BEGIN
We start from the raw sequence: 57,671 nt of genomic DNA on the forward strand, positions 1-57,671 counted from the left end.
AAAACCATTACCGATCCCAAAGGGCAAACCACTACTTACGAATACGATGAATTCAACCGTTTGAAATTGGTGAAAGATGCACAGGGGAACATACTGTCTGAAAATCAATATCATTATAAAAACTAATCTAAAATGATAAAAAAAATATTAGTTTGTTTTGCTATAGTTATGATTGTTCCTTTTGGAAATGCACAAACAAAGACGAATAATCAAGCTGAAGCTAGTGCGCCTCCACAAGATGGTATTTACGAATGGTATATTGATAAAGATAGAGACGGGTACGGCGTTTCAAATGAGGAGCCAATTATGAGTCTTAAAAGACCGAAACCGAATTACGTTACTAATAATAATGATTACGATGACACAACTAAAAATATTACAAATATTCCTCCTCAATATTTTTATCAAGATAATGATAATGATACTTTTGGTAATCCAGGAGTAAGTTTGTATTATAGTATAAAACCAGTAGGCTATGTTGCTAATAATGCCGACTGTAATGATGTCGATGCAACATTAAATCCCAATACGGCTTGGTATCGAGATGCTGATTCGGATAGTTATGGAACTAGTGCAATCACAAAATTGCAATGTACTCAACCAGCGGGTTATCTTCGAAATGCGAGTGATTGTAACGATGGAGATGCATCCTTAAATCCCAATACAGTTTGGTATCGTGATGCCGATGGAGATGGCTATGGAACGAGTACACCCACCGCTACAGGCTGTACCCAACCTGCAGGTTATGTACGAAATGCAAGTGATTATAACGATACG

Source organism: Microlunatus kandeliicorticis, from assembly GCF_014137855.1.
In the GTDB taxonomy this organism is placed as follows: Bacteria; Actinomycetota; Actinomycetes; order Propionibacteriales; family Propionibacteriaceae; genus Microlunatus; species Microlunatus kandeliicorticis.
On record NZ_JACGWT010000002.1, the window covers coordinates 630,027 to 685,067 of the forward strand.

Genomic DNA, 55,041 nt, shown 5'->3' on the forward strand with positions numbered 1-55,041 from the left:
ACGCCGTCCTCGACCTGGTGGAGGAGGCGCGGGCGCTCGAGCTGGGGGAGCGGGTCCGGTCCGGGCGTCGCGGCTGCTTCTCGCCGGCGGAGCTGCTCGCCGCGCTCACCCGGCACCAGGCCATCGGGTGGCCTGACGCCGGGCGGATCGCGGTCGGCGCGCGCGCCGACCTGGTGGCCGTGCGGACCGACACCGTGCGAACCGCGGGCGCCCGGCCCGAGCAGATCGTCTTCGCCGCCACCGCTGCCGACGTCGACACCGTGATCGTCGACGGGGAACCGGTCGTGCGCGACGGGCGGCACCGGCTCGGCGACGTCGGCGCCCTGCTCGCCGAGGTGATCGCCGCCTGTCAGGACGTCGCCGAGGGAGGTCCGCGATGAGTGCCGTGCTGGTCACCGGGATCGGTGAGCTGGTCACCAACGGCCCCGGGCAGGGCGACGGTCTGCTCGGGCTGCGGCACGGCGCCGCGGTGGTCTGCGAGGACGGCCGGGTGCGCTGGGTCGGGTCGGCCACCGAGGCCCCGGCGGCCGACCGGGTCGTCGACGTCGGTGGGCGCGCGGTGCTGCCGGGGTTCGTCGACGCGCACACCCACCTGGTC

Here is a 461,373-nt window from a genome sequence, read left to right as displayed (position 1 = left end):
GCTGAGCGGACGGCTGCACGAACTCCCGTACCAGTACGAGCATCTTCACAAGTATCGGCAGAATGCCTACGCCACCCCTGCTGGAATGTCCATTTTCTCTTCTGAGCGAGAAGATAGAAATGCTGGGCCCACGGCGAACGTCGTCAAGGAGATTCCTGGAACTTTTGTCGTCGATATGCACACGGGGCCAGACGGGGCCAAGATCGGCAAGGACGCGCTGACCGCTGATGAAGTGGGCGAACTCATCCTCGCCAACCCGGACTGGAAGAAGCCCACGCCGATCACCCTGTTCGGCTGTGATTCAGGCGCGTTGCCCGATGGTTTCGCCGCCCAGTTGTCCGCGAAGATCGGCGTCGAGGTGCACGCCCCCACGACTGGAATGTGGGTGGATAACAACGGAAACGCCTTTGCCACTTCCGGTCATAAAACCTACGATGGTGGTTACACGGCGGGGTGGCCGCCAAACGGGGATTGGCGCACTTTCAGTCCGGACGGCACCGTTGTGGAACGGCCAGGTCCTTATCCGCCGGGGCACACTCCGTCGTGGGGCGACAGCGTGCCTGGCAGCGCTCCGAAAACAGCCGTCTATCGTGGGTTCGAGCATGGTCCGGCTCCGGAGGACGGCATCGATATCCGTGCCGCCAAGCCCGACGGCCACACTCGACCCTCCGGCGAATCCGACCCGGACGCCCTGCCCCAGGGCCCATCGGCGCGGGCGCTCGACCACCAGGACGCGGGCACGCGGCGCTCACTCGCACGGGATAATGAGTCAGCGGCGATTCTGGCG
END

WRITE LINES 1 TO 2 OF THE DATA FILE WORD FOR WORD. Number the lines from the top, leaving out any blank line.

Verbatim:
We start from the raw sequence: 57,671 nt of genomic DNA on the forward strand, positions 1-57,671 counted from the left end.
AAAACCATTACCGATCCCAAAGGGCAAACCACTACTTACGAATACGATGAATTCAACCGTTTGAAATTGGTGAAAGATGCACAGGGGAACATACTGTCTGAAAATCAATATCATTATAAAAACTAATCTAAAATGATAAAAAAAATATTAGTTTGTTTTGCTATAGTTATGATTGTTCCTTTTGGAAATGCACAAACAAAGACGAATAATCAAGCTGAAGCTAGTGCGCCTCCACAAGATGGTATTTACGAATGGTATATTGATAAAGATAGAGACGGGTACGGCGTTTCAAATGAGGAGCCAATTATGAGTCTTAAAAGACCGAAACCGAATTACGTTACTAATAATAATGATTACGATGACACAACTAAAAATATTACAAATATTCCTCCTCAATATTTTTATCAAGATAATGATAATGATACTTTTGGTAATCCAGGAGTAAGTTTGTATTATAGTATAAAACCAGTAGGCTATGTTGCTAATAATGCCGACTGTAATGATGTCGATGCAACATTAAATCCCAATACGGCTTGGTATCGAGATGCTGATTCGGATAGTTATGGAACTAGTGCAATCACAAAATTGCAATGTACTCAACCAGCGGGTTATCTTCGAAATGCGAGTGATTGTAACGATGGAGATGCATCCTTAAATCCCAATACAGTTTGGTATCGTGATGCCGATGGAGATGGCTATGGAACGAGTACACCCACCGCTACAGGCTGTACCCAACCTGCAGGTTATGTACGAAATGCAAGTGATTATAACGATACG